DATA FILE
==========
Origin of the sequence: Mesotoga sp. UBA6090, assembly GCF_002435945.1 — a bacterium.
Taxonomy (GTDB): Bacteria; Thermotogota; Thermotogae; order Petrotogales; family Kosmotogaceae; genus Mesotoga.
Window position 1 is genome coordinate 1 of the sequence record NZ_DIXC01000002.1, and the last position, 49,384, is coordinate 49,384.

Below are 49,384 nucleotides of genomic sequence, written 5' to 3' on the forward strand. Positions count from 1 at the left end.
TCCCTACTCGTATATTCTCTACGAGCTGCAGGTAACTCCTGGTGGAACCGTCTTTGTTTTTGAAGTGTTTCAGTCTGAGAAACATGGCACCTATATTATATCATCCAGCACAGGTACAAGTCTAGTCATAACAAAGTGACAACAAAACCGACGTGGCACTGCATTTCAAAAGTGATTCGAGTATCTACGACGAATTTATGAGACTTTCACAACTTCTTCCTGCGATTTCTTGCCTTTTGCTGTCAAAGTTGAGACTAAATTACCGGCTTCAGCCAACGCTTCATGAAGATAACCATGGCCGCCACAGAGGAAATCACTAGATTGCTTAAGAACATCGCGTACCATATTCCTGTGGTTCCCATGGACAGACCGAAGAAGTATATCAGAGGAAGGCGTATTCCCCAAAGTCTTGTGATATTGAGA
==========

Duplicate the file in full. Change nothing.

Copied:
Origin of the sequence: Mesotoga sp. UBA6090, assembly GCF_002435945.1 — a bacterium.
Taxonomy (GTDB): Bacteria; Thermotogota; Thermotogae; order Petrotogales; family Kosmotogaceae; genus Mesotoga.
Window position 1 is genome coordinate 1 of the sequence record NZ_DIXC01000002.1, and the last position, 49,384, is coordinate 49,384.

Below are 49,384 nucleotides of genomic sequence, written 5' to 3' on the forward strand. Positions count from 1 at the left end.
TCCCTACTCGTATATTCTCTACGAGCTGCAGGTAACTCCTGGTGGAACCGTCTTTGTTTTTGAAGTGTTTCAGTCTGAGAAACATGGCACCTATATTATATCATCCAGCACAGGTACAAGTCTAGTCATAACAAAGTGACAACAAAACCGACGTGGCACTGCATTTCAAAAGTGATTCGAGTATCTACGACGAATTTATGAGACTTTCACAACTTCTTCCTGCGATTTCTTGCCTTTTGCTGTCAAAGTTGAGACTAAATTACCGGCTTCAGCCAACGCTTCATGAAGATAACCATGGCCGCCACAGAGGAAATCACTAGATTGCTTAAGAACATCGCGTACCATATTCCTGTGGTTCCCATGGACAGACCGAAGAAGTATATCAGAGGAAGGCGTATTCCCCAAAGTCTTGTGATATTGAGA